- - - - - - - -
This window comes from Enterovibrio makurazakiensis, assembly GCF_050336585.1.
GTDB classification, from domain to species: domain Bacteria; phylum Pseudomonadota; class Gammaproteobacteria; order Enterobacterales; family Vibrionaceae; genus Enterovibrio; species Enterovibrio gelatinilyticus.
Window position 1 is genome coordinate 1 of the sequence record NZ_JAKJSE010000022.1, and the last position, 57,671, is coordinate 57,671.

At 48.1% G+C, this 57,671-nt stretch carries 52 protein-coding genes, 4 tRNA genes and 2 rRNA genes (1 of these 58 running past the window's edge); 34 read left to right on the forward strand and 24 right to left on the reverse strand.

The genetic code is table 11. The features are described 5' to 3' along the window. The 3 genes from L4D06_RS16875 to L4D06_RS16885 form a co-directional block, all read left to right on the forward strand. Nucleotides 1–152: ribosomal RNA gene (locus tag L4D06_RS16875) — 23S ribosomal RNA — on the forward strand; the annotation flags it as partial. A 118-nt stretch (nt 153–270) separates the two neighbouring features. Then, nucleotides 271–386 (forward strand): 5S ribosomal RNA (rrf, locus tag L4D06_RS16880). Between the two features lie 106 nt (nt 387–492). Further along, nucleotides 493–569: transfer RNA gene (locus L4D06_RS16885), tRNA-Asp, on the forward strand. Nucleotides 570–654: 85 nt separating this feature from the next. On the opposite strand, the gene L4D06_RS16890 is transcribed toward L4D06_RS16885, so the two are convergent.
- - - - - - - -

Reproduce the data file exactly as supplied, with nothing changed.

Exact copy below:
This window comes from Enterovibrio makurazakiensis, assembly GCF_050336585.1.
GTDB classification, from domain to species: domain Bacteria; phylum Pseudomonadota; class Gammaproteobacteria; order Enterobacterales; family Vibrionaceae; genus Enterovibrio; species Enterovibrio gelatinilyticus.
Window position 1 is genome coordinate 1 of the sequence record NZ_JAKJSE010000022.1, and the last position, 57,671, is coordinate 57,671.

At 48.1% G+C, this 57,671-nt stretch carries 52 protein-coding genes, 4 tRNA genes and 2 rRNA genes (1 of these 58 running past the window's edge); 34 read left to right on the forward strand and 24 right to left on the reverse strand.

The genetic code is table 11. The features are described 5' to 3' along the window. The 3 genes from L4D06_RS16875 to L4D06_RS16885 form a co-directional block, all read left to right on the forward strand. Nucleotides 1–152: ribosomal RNA gene (locus tag L4D06_RS16875) — 23S ribosomal RNA — on the forward strand; the annotation flags it as partial. A 118-nt stretch (nt 153–270) separates the two neighbouring features. Then, nucleotides 271–386 (forward strand): 5S ribosomal RNA (rrf, locus tag L4D06_RS16880). Between the two features lie 106 nt (nt 387–492). Further along, nucleotides 493–569: transfer RNA gene (locus L4D06_RS16885), tRNA-Asp, on the forward strand. Nucleotides 570–654: 85 nt separating this feature from the next. On the opposite strand, the gene L4D06_RS16890 is transcribed toward L4D06_RS16885, so the two are convergent.